My younger son has loved golf as long as I can remember, though my memory is not so good because he hit me in the forehead with a 3-wood about 5 years ago. I bled through my pores, but that’s a story for another time. It’s a beautiful day to hit the driving range! You should be able to get a bucket of balls for about $5 at your local golf course. Call ahead to make sure they have a set of kids clubs that you can borrow (our course loans them for free) and then swing away. Just make sure there’s plenty of space between your head and their clubs. Down the road, after you feel at home on the range, you can find a family course to take your skills onto the links.
Tuesday, July 2
Independence Day is something special in Richfield. It’s so special that it has its own website (richfield4thofjuly.com). A quick search for richfieldgroundhogsday.com and richfieldaprilfoolsday.com yielded no results, so I guess the Fourth of July tops their holiday heap. Today begins a three-day celebration commemorating our country’s independence from England. Tonight is family night with a kiddie parade at 5:30, a dollar picnic beginning at 6 o’clock, and a movie at 9 pm. Tomorrow brings a car show and street dance, and Thursday wraps it up with another parade, a concert and, of course, fireworks.
Wednesday, July 3
Jimmy Hill sounds like he could be a comedian; Jim Hill a political analyst. James Hill could be found on the bestseller list, while James Jerome Hill might be one of America’s Most Wanted. But James J. Hill is definitely a railroad tycoon. To prove it, he bought three lots on Summit Avenue, St. Paul’s most prestigious street, and built a 36,000 square-foot mansion overlooking his empire. My house could fit inside of his 30 times, so I gotta see this place. A 75-minute tour begins every half-hour beginning at 10 am Wednesdays – Saturdays, and Sundays 1-3:30 pm. They also offer a special “Nooks and Crannies” tour on Tuesdays at 6, 6:30 and 7 pm. Admission for children over 5 is $6; adults pay $9.
Thursday, July 4
Happy Independence Day! Between grilling, watching parades, and lighting up some Sparklers, find some time today to visit the Sanneh Foundation’s website. Sanneh offers free, week-long soccer camps in Minneapolis, St. Paul, Richfield, and Columbia Heights. Included in the camps are three hours of professional instruction per day, snacks, and a t-shirt. I love free t-shirts. Registration is required, and there are four camps starting on Monday, so take a look!
Friday, July 5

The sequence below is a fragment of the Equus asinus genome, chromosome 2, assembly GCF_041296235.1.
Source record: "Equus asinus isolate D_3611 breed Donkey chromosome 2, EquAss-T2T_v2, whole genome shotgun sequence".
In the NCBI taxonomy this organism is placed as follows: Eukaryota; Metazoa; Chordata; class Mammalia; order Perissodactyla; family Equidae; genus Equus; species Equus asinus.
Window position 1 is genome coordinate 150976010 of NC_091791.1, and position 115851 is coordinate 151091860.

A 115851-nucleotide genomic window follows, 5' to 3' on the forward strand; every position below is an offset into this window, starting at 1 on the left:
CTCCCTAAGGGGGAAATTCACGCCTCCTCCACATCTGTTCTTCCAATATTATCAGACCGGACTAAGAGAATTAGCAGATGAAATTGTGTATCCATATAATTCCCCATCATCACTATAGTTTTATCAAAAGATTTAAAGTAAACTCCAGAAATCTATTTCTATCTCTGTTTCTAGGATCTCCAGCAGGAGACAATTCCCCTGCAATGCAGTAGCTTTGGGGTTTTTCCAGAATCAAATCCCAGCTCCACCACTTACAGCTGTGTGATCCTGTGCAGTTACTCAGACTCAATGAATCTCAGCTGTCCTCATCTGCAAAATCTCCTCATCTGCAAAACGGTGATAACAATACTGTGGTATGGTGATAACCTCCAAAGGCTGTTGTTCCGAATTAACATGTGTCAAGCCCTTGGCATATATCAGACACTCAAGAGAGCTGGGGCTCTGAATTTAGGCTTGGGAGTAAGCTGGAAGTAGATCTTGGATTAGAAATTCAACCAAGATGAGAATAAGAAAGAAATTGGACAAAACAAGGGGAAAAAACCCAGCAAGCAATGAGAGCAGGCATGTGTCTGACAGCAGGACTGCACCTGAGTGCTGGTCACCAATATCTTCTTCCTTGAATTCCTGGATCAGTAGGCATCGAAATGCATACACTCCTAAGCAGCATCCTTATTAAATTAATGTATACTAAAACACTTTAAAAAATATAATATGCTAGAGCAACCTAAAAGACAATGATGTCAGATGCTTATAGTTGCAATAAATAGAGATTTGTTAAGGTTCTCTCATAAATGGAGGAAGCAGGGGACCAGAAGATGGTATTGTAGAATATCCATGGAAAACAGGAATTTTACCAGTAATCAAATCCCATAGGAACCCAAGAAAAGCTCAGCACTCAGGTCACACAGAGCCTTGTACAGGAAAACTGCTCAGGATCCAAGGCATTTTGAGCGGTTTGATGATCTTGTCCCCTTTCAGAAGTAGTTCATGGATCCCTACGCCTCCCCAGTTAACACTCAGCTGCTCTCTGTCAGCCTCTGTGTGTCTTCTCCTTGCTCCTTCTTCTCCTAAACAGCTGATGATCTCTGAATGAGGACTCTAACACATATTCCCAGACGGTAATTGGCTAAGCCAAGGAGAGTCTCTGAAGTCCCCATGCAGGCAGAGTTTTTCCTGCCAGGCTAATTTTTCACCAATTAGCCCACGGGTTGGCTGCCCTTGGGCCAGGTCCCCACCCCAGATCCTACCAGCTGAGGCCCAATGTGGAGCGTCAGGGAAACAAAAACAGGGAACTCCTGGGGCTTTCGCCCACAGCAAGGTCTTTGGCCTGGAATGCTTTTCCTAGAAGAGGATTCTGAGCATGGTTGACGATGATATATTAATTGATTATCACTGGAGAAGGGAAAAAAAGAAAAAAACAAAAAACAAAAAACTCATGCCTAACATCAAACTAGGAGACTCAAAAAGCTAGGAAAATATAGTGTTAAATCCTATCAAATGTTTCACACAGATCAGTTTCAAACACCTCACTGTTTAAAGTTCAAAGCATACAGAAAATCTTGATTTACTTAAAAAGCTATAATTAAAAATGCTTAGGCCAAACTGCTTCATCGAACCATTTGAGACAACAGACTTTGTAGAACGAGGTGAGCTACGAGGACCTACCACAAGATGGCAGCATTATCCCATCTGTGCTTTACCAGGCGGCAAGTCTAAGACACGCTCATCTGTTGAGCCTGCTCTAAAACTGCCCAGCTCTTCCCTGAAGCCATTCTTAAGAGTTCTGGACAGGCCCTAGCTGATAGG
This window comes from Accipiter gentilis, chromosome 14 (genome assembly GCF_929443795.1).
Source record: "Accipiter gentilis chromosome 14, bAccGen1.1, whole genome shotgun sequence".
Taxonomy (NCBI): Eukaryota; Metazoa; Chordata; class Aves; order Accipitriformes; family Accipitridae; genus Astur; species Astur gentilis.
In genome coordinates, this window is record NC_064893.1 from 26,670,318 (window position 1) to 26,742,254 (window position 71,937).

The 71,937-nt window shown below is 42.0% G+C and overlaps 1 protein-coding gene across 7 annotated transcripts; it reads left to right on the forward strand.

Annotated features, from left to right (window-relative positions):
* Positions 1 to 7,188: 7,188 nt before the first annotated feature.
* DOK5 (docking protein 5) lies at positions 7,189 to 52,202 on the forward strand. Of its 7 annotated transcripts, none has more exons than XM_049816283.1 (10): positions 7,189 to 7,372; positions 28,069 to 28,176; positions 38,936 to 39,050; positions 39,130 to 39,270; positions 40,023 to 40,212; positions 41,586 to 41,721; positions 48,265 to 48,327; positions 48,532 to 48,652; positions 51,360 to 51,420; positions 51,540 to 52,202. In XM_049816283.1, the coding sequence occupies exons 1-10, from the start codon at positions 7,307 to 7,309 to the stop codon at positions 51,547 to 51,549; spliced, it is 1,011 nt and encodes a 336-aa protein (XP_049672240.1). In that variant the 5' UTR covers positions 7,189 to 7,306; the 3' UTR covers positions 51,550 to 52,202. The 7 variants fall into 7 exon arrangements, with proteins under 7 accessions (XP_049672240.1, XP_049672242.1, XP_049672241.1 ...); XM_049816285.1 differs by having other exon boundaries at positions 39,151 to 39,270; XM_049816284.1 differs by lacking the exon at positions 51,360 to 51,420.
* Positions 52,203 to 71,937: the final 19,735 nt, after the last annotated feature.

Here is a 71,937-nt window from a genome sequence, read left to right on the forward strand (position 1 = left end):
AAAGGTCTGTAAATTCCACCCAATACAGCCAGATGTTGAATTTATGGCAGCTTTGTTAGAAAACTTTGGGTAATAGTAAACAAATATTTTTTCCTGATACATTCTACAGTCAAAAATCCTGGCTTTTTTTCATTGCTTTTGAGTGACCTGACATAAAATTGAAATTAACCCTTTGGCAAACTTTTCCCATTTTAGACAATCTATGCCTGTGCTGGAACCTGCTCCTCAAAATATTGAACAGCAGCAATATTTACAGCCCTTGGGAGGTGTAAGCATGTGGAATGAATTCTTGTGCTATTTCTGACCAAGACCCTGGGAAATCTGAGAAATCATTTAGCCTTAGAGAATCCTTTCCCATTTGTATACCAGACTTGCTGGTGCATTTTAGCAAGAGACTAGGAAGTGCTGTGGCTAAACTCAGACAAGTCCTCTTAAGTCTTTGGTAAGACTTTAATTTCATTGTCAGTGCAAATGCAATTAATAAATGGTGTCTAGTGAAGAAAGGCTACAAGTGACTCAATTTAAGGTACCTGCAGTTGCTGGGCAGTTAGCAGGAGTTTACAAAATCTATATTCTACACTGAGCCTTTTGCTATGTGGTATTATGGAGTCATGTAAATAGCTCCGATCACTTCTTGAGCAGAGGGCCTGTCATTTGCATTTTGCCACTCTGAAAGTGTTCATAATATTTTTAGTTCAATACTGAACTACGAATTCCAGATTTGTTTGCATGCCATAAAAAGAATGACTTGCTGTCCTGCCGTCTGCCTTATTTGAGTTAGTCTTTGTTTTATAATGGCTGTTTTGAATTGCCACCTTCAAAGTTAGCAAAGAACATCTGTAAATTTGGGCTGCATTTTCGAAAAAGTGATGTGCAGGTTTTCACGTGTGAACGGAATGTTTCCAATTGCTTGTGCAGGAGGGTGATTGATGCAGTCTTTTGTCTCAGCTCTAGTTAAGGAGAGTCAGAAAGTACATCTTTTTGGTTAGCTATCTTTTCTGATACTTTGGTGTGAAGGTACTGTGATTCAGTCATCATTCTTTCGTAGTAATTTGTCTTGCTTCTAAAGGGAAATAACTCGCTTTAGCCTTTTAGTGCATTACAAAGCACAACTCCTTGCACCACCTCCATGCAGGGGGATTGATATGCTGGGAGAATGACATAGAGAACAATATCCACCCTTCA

I’m guessing that a lot of people have the day off, so it’s a good time to drive down to Red Wing and climb Barn Bluff. Maybe pick up a pair of famous and fashionable Red Wing boots in town, and then hit the trails. The bluff has a number of paths of varying difficulties and lengths that lead to the summit. Bring your camera because the bluff offers postcard views of Red Wing and the Mississippi River. It takes a little over an hour to get there, but you can sell the pictures you take and get rich. Or just enjoy the day with your family. That’s good too.
The Sibley House Historic Site is Minnesota’s first official historic site. Due to the present level of funding, the buildings are open to the public only a handful of days each year. July 6 is one of those days. A program titled, “Building Minnesota: From Territory to Statehood” is offered Saturday at 2 and 3:30 pm. Adults are admitted for $7, children over 5 for $5, and those 5 and under are free.
Also happening this weekend is Free First Saturday at the Walker. This month the theme is “Urban Green.” It looks like you can walk away with a mini compost bin, bee house, and a seed bomb (!). You can also catch a Break Dancing battle at 11 am and 1 pm.
Have fun out there!
You can find #DailyAdventures on Twitter @AColdOmaha.
Greetings, Regal Guardians! That was quite a weekend of storms, wasn’t it? I, along with hundreds of thousands of our neighbors, lost power for the better part of a day and spent Saturday cleaning up the mess in our yard. We are still without an internet connection, so I’ve stolen away for a few minutes to a local coffee house to make this post. More adventures are on the way, but this will get us started.